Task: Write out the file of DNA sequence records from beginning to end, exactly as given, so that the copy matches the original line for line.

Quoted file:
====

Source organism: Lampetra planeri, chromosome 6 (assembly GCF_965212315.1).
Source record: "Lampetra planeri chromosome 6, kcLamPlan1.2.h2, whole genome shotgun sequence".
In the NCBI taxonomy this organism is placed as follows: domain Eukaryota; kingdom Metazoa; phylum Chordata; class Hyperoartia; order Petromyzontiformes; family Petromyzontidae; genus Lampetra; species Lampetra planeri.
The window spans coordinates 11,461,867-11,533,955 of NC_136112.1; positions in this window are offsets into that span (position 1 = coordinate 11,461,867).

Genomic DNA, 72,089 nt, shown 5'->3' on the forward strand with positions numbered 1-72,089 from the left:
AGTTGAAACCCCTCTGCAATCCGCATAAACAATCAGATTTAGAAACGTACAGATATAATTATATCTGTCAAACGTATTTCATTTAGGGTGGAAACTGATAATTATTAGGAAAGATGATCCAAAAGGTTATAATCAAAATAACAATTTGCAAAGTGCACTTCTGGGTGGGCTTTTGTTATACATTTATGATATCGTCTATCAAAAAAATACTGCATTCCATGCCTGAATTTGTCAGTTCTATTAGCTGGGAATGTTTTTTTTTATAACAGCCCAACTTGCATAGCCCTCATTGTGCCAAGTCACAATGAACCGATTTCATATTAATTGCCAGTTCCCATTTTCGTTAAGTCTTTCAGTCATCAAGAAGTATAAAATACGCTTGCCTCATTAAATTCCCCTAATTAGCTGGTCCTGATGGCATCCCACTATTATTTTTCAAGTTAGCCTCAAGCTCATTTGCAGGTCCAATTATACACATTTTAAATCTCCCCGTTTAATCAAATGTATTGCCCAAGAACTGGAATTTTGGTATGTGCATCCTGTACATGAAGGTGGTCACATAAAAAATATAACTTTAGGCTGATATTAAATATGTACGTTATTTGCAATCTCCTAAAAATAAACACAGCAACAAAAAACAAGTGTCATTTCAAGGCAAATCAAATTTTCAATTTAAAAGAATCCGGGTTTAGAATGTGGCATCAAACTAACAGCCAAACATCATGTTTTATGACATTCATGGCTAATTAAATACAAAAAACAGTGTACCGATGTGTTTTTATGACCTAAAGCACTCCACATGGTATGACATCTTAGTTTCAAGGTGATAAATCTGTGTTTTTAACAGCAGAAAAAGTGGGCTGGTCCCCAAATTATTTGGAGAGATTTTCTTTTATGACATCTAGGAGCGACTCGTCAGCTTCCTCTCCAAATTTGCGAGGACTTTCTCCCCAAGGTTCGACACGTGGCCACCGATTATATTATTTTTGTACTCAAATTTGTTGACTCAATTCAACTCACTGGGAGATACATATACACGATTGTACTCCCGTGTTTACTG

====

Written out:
Source organism: Lampetra planeri, chromosome 6 (assembly GCF_965212315.1).
Source record: "Lampetra planeri chromosome 6, kcLamPlan1.2.h2, whole genome shotgun sequence".
In the NCBI taxonomy this organism is placed as follows: domain Eukaryota; kingdom Metazoa; phylum Chordata; class Hyperoartia; order Petromyzontiformes; family Petromyzontidae; genus Lampetra; species Lampetra planeri.
The window spans coordinates 11,461,867-11,533,955 of NC_136112.1; positions in this window are offsets into that span (position 1 = coordinate 11,461,867).

Genomic DNA, 72,089 nt, shown 5'->3' on the forward strand with positions numbered 1-72,089 from the left:
AGTTGAAACCCCTCTGCAATCCGCATAAACAATCAGATTTAGAAACGTACAGATATAATTATATCTGTCAAACGTATTTCATTTAGGGTGGAAACTGATAATTATTAGGAAAGATGATCCAAAAGGTTATAATCAAAATAACAATTTGCAAAGTGCACTTCTGGGTGGGCTTTTGTTATACATTTATGATATCGTCTATCAAAAAAATACTGCATTCCATGCCTGAATTTGTCAGTTCTATTAGCTGGGAATGTTTTTTTTTATAACAGCCCAACTTGCATAGCCCTCATTGTGCCAAGTCACAATGAACCGATTTCATATTAATTGCCAGTTCCCATTTTCGTTAAGTCTTTCAGTCATCAAGAAGTATAAAATACGCTTGCCTCATTAAATTCCCCTAATTAGCTGGTCCTGATGGCATCCCACTATTATTTTTCAAGTTAGCCTCAAGCTCATTTGCAGGTCCAATTATACACATTTTAAATCTCCCCGTTTAATCAAATGTATTGCCCAAGAACTGGAATTTTGGTATGTGCATCCTGTACATGAAGGTGGTCACATAAAAAATATAACTTTAGGCTGATATTAAATATGTACGTTATTTGCAATCTCCTAAAAATAAACACAGCAACAAAAAACAAGTGTCATTTCAAGGCAAATCAAATTTTCAATTTAAAAGAATCCGGGTTTAGAATGTGGCATCAAACTAACAGCCAAACATCATGTTTTATGACATTCATGGCTAATTAAATACAAAAAACAGTGTACCGATGTGTTTTTATGACCTAAAGCACTCCACATGGTATGACATCTTAGTTTCAAGGTGATAAATCTGTGTTTTTAACAGCAGAAAAAGTGGGCTGGTCCCCAAATTATTTGGAGAGATTTTCTTTTATGACATCTAGGAGCGACTCGTCAGCTTCCTCTCCAAATTTGCGAGGACTTTCTCCCCAAGGTTCGACACGTGGCCACCGATTATATTATTTTTGTACTCAAATTTGTTGACTCAATTCAACTCACTGGGAGATACATATACACGATTGTACTCCCGTGTTTACTG